Tuesday, April 27, 2010

Refried Beans, Children, and Moments of Grace: Hope in the Face of Hate and Fear

A brief addendum to what I wrote earlier today about the current distempered attack of the political (and in my area, the religious) right on immigrants:

Steve had business to do around lunchtime today, and asked if I would join him for lunch.  I'm always glad to get out of the house (and to eat), so I went along.  We decided on a Mexican restaurant near his meeting place--one of many simple, down-home Mexican places that have popped up all over the city with the influx of Mexican and Central American immigrants in our area in recent years.

And the experience of eating in that restaurant today turned out to be a moment of grace for us--the kind of quiet, unassuming grace that moves the soul far more than loud words and lofty music.  Or red silk and lace, for that matter.

We were struck first of all by the almost frantic air of friendliness of all the folks working in the restaurant, all Hispanic.  We've almost never found staff in the local Mexican and Central American restaurants anything but friendly.  But there was a manic edge to the welcome today.

When people feel unwanted, targeted, despised, they often react initially by trying to prove that they do not deserve the rejection and hostility (as they usually do not).  It is heart-breaking to me to think of what is being done to these fellow citizens (or perhaps non-citizens in some cases) now.  Though they work extremely hard, benefit my community in ways beyond counting, and raise productive, hard-working families that pass on the benefits to the next generation, they obviously have reason to feel frightened now, as if a window of opportunity that had opened for them here is about to slam shut.

As we ate, two young Latina mothers sat behind us with their young children.  The son of one of the mothers, who informed us solemnly that he was four--saying this in Spanish and holding up his fingers so we could count--spent much of the lunch hour tapping Steve on the shoulder to talk to him.  About being four.  And about his name, which was Johann.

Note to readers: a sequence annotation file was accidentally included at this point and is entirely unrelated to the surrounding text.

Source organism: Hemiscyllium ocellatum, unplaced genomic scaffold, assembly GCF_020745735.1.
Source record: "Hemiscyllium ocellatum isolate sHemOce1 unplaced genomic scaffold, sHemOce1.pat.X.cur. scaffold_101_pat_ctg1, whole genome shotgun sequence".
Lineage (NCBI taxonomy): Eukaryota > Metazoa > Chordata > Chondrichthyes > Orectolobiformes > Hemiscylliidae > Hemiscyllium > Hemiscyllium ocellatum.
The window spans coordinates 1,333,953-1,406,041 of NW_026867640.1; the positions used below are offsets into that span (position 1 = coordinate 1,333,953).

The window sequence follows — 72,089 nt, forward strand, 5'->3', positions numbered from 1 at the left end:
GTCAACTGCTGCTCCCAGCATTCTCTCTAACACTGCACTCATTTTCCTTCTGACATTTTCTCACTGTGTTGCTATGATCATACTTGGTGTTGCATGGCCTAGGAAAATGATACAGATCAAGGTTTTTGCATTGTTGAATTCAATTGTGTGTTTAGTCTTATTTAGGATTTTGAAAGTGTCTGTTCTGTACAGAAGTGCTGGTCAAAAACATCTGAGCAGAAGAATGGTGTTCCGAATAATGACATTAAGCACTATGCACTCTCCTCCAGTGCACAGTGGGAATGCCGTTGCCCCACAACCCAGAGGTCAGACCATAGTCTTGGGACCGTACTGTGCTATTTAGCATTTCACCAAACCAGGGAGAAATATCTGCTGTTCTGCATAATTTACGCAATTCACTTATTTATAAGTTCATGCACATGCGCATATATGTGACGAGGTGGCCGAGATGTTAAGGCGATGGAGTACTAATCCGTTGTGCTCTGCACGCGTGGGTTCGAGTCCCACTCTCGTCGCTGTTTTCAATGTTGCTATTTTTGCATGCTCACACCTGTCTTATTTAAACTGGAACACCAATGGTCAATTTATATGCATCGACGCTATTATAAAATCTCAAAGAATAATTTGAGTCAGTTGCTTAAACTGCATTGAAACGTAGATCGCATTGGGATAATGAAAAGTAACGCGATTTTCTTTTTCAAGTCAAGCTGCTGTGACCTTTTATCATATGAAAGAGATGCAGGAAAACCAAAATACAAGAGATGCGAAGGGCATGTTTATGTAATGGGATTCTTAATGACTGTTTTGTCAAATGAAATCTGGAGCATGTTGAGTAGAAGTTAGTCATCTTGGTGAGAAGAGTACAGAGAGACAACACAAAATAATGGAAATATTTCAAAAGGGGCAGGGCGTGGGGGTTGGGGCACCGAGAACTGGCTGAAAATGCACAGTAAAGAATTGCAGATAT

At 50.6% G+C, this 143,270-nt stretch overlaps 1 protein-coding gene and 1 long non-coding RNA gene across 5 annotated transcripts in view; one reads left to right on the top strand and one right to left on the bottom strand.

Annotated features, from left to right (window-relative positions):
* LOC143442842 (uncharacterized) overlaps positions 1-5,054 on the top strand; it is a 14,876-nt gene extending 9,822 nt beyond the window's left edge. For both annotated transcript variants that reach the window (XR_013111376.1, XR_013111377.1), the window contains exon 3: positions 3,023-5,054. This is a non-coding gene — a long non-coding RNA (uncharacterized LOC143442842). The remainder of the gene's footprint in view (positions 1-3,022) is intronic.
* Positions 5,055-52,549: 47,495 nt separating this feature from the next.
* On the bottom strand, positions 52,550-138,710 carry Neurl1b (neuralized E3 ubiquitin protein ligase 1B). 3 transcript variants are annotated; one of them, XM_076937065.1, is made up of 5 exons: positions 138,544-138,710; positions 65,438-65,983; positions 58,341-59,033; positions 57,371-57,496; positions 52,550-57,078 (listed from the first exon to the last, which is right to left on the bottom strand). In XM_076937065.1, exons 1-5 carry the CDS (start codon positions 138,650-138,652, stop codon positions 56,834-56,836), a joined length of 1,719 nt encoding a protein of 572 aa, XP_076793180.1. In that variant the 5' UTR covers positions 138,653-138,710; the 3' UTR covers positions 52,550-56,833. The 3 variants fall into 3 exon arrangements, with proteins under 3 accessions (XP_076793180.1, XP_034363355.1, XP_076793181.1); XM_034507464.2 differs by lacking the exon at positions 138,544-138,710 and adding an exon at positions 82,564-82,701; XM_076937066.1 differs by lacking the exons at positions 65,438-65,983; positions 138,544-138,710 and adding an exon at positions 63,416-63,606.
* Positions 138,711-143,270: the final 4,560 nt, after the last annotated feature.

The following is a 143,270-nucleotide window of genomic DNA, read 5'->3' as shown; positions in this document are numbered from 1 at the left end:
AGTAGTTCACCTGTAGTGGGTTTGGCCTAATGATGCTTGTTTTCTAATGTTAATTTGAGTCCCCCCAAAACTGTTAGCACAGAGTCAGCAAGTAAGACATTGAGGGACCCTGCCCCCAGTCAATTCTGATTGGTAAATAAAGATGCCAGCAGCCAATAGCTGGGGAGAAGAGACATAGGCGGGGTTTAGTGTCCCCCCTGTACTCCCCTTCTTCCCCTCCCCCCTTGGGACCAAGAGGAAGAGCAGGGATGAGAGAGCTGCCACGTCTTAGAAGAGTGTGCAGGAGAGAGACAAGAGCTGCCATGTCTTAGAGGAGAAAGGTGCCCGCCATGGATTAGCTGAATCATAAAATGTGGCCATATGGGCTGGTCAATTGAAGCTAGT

And that was it.  That was the grace: it was, in part, seeing the obvious apprehension of many of the people working in this restaurant.  But it was also seeing that fear matched with hope and dignity, too.  Hope and dignity apparent in the ability of people being made unwelcome to continue smiling.  And to keep on working.

And hope and dignity in the tiny hands and serious demeanor of a little boy counting his years, clutching a dentist's mirror as he did so, using the mirror to poke the shoulder of a tall Anglo man sitting behind him.  

That little boy is the future.  And the fear and hatred of my fellow citizens who want to use his community to score political points in the coming elections won't stop the future he represents from arriving, no matter how much fear and hate those citizens manage to stir up.  Because, as Julia Esquivel says, in the marathon of hope there will always be others to relieve those against whom we try to hold the door shut tight, when we choose to give in to the ugly animus of prejudice rather than letting ourselves be swept into the current of the redemptive power of love.

The title of this post, of course, is not an attempt to stereotype a minority, but an allusion to the lunch about which I'm writing in the posting.